Fog has played a defining role in some of our favorite movies, instantly setting the stage for either romance or menace. In Casablanca, Humphrey Bogart always seems to be shrouded in fog or cigarette smoke, while Fred Astaire, in his first film without Ginger Rogers, A Damsel in Distress, woos Joan Fontaine by singing the Gershwins’ romantic “A Foggy Day (in London Town).” In the original production of Oklahoma!, Agnes de Mille used dry-ice fog in her revolutionary “dream ballet” to evoke subconscious romantic yearnings. Yet fog has also played a dramatically scary role, as when it rolls past 221B Baker Street to signal that, for Sherlock Holmes, “the game’s afoot.”
Wonderfully malleable as a theatrical trope, the idea of fog has strong roots in literature and art as well, and Christine L. Corton explores this very fertile subject in London Fog: The Biography. She has researched deeply a subject that has been written about extensively since “fog” became an issue of note in the 17th century. The rising impact of the Industrial Revolution in the early 1800s, along with the explosive population growth of metropolitan London, made fog a fact of everyday life.
Coal fires were common and necessary. High in sulfur, they created a yellow fog that became increasingly thick and persistent as London became an economic hub in the 19th century. Responding to a crescendo of public concern, Parliament began to pass bills aimed at reducing smoke in the 1820s, but as Corton writes, “it was difficult to interfere with the right of the householder to use coal for heating and cooking, and there were no satisfactory alternative sources of energy.”
Because it was omnipresent and unavoidable, fog was continually written about—providing a descriptive record that evocatively delineated London fog’s “biography.” In 1853, one Londoner described it as “grey-yellow, of a deep orange.” By 1901, it had become “brown, sometimes almost black.” Corton, a scholar at Wolfson College, Cambridge, tracks the different appellations given London’s fog: In its innocent 18th-century youth, fog was described as a “mist.” By the mid-19th century its uglier character had emerged under the guise of a “pea-souper,” since that’s what its color resembled. Visiting London in 1849, Herman Melville wrote in his journal of “the oldfashioned pea soup London fog—of a gamboge [orange-yellow] color.” Newspaper accounts also described how the city’s population was “periodically submerged in a fog of the consistency of pea-soup.”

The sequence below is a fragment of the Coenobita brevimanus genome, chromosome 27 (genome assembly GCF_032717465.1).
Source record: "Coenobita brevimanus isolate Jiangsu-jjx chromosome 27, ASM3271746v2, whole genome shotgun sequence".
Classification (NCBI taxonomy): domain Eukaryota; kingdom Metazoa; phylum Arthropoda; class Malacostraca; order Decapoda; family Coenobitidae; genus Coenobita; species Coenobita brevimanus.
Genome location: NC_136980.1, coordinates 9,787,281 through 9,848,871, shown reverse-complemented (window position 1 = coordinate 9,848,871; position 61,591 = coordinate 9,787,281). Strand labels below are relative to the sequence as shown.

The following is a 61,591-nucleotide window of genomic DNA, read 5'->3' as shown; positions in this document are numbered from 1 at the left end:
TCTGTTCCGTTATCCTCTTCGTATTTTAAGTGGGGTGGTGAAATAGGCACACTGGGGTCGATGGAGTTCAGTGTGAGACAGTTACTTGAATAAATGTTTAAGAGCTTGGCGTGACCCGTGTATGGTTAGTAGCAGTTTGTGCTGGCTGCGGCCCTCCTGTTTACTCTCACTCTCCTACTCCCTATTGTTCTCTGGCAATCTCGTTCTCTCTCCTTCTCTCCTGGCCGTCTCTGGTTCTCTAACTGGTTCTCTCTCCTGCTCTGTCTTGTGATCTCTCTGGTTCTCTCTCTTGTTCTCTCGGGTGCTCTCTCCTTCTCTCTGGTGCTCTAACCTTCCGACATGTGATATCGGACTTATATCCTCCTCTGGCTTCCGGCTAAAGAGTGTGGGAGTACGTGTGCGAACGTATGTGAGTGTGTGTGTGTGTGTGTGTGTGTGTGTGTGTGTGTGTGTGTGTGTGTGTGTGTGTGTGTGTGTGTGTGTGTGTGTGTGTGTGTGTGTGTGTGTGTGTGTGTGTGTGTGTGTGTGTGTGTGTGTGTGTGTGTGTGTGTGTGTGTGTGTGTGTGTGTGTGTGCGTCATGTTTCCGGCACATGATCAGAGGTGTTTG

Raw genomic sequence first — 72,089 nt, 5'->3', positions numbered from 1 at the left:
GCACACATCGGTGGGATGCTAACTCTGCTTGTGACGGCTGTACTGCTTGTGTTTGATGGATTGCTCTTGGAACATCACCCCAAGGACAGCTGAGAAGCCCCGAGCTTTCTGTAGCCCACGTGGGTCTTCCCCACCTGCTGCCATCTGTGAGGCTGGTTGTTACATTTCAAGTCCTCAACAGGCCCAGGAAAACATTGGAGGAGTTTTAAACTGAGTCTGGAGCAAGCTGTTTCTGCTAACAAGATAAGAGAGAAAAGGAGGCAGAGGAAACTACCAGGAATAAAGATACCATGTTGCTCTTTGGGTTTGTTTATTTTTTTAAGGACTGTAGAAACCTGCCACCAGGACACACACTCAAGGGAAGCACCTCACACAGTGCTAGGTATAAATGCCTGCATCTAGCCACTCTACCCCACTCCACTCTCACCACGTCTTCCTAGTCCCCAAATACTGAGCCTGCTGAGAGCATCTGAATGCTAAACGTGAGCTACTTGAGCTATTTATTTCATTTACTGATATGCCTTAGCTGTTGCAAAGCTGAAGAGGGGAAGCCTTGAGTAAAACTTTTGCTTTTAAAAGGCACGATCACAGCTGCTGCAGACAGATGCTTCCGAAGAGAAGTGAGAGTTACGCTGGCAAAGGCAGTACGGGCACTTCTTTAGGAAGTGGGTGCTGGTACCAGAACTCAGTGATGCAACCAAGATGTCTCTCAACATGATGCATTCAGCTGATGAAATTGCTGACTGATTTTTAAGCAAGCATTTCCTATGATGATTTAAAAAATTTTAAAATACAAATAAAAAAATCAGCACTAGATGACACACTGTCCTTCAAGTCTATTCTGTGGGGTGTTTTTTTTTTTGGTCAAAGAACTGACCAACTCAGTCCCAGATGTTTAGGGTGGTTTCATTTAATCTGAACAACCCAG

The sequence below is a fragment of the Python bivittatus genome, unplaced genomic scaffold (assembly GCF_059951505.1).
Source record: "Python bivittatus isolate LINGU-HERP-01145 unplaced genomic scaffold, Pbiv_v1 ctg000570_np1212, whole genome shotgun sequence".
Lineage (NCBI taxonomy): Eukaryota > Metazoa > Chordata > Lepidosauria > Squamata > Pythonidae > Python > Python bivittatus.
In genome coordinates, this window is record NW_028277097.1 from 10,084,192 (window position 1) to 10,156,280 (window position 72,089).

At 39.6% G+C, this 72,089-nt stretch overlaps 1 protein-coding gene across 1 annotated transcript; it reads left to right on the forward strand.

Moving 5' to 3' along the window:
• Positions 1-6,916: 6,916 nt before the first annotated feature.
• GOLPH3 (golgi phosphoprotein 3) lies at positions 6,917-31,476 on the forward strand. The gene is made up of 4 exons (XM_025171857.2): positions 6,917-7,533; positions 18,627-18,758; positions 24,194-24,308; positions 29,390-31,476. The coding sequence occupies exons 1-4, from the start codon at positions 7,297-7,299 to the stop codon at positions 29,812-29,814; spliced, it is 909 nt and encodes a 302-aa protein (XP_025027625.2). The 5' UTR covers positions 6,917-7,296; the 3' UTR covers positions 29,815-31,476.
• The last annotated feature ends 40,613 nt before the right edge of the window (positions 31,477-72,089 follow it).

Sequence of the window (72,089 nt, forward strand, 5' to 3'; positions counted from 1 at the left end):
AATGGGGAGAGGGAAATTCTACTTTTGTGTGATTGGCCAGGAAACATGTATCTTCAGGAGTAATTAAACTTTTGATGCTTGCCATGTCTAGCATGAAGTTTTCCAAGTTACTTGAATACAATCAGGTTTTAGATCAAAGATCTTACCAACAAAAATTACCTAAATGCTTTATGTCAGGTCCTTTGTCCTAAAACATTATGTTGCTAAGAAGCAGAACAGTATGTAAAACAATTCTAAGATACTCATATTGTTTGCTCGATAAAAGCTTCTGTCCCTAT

An inescapable presence, fog appeared as an active force in Victorian literature. Charles Dickens, Corton notes, used fog “as a metaphorical expression” of city life. In the mid-1820s setting of The Old Curiosity Shop, he portrayed London’s fog as a natural force of imagination; by the time he was writing Bleak House, he refashioned fog as a medium of menace and confusion:
Fog everywhere. . . . Fog in the eyes and throats of ancient Greenwich pensioners, wheezing by the firesides of their wards. . . . Chance people on the bridges peeping over the parapets into a nether sky of fog, with fog all round them, as if they were in a balloon, and hanging in the misty clouds.
Dickens’s change of attitude reflected the emerging idea, Corton suggests, that “Nature itself has been perverted.” Instead of soft white snow, Dickens writes of a “soft black drizzle.” As a natural force, the more menacing and dark fog of midcentury London also came to symbolize a threatening alternative to the social hierarchy that ruled civilized life: “It dissolved moral boundaries and replaced reassuring certainties with obscurity and doubt,” Corton writes, and allowed “the criminal, the deviant, and the transgressive to roam the streets unhindered and unobserved.” It also created, as Nathaniel Hawthorne would comment in 1857, a sense of anonymity: “It is really an ungladdened life, to wander through these huge, thronged ways . . . jostling against people who do not seem to be individuals, but all one mass.”